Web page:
Wallace is proving Antrim style guru
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Wallace is proving Antrim style guruReady to go: Patrick McCloskey, Shane McNaughton, Michael Turley and Ryan Gaffney at the 2012 Hurling Championship launchA CHANGE in style between the ball-propelling traditions of Antrim hurling, and the favoured ball-carrying game of the Saffrons coach Jerry Wallace, is causing Shane McNaughton a few headaches but he praises the increased awareness that the Corkman has brought to this Antrim team.
Last weekend the Saffrons had arranged to play the Carlow under-21 team the day after a charity friendly against Ballyhale Shamrocks, but under pressure from clubs for players to take part in league fixtures, the county relented.
Nonetheless, McNaughton praised just what the former Cork and Limerick coach has brought in his first year of inter-county management, ahead of the Leinster Championship opener against Westmeath on May 19.
“He's an enthusiastic man so it's not hard to get enthusiastic whenever he's around” said the Ruairi Og, Cushendall player, who played his part in Sunday’s club win, 1-14 to 1-10, over St John’s.
“Everything is going well, it's going to plan, so we just have to sharpen it up in the next week before we meet Westmeath,” he said.
“He's introduced the running game more, the way he would have played it when he was with Cork. It's very tactical, he's always talking about tactics and he thinks that by the time you get to a county team, he shouldn't have to do any fitness. We are all men and we should be doing that ourselves, so he concentrates on the tactics.”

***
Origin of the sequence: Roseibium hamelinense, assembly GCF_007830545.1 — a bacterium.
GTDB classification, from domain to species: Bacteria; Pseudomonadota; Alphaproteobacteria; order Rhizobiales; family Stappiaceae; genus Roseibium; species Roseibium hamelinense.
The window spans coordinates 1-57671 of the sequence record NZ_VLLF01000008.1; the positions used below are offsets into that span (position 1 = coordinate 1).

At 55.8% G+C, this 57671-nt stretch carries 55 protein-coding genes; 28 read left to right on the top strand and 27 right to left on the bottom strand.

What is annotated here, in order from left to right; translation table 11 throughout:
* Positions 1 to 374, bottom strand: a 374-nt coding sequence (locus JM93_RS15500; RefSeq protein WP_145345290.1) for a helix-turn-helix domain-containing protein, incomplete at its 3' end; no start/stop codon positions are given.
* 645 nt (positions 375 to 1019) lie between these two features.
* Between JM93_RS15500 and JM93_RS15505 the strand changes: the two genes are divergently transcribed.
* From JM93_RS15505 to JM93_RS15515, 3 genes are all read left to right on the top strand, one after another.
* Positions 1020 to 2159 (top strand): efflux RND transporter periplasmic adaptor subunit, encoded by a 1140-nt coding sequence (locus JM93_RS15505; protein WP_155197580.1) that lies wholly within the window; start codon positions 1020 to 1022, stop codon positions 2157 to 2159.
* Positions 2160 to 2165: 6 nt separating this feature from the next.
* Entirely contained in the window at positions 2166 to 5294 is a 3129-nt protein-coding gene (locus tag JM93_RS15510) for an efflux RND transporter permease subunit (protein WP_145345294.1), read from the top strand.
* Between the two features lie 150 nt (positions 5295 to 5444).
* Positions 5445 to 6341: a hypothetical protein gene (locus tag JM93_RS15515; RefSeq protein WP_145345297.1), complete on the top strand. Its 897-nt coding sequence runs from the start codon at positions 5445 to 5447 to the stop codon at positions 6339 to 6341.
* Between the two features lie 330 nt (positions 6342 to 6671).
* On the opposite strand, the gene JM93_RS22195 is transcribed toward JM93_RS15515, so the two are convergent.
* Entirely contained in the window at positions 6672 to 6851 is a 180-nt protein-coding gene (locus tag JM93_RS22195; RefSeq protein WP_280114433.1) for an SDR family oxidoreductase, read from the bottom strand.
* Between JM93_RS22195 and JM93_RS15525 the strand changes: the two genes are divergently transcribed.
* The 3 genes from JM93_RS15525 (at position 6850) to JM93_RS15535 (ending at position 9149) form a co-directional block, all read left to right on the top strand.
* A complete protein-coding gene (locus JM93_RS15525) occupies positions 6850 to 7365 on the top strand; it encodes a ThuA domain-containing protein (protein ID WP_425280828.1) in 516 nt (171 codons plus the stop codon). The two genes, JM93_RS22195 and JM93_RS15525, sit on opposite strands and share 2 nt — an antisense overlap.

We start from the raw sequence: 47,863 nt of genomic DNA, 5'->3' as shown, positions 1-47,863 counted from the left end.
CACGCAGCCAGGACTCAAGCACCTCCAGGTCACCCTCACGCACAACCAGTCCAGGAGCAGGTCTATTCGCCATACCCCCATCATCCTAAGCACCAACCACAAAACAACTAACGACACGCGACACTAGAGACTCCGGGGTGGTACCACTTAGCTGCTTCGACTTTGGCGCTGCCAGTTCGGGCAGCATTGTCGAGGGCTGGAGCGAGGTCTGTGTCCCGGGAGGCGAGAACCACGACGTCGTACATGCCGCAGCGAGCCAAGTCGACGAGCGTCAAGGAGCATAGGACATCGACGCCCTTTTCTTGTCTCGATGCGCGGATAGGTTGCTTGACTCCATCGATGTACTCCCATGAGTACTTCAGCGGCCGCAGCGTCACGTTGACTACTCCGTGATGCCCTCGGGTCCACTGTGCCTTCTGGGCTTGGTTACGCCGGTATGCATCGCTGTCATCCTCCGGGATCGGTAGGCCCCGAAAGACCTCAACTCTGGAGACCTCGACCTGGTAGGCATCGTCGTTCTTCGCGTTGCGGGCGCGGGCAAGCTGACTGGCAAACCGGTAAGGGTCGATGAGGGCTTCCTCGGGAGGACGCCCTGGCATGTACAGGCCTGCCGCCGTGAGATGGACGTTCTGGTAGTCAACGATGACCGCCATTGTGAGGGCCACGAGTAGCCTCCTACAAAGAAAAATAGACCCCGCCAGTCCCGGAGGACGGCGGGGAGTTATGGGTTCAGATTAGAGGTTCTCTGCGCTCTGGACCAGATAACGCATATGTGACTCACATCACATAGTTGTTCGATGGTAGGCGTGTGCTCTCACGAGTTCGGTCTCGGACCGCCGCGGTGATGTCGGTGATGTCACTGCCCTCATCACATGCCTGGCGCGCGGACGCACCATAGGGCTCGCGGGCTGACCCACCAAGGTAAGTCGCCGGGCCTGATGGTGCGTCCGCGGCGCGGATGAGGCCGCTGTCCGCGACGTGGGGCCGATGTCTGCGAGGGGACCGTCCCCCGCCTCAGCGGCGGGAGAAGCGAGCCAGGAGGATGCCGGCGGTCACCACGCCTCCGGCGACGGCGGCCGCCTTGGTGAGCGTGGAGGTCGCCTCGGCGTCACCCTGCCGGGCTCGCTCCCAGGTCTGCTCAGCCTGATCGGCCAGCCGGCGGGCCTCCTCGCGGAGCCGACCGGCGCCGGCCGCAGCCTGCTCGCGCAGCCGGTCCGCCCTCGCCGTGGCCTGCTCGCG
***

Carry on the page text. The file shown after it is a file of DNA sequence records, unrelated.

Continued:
As you might expect from someone who enjoyed a long working relationship with Donal O’Grady, Wallace has an impressive knowledge of the opposition.
“He's very clued into other teams, he knows any player you are coming up against,” McNaughton said.
Wallace has also stamped his style on a team that were struggling to implement a long-ball game.
“Antrim don't have many good ball-winners in the forwards and if you're going to hit high balls in, you need ball-winners in there, so that's how Jerry has changed it.
“Before when we sent in big high balls we were just feeding off scraps. The ball was just bouncing off men,” said McNaughton.
“Whereas now it's all about finding space and being smarter. He's brought that into my game and everybody else's game.
“You're actually thinking about it more. Instead of just making runs, you're making smart runs.”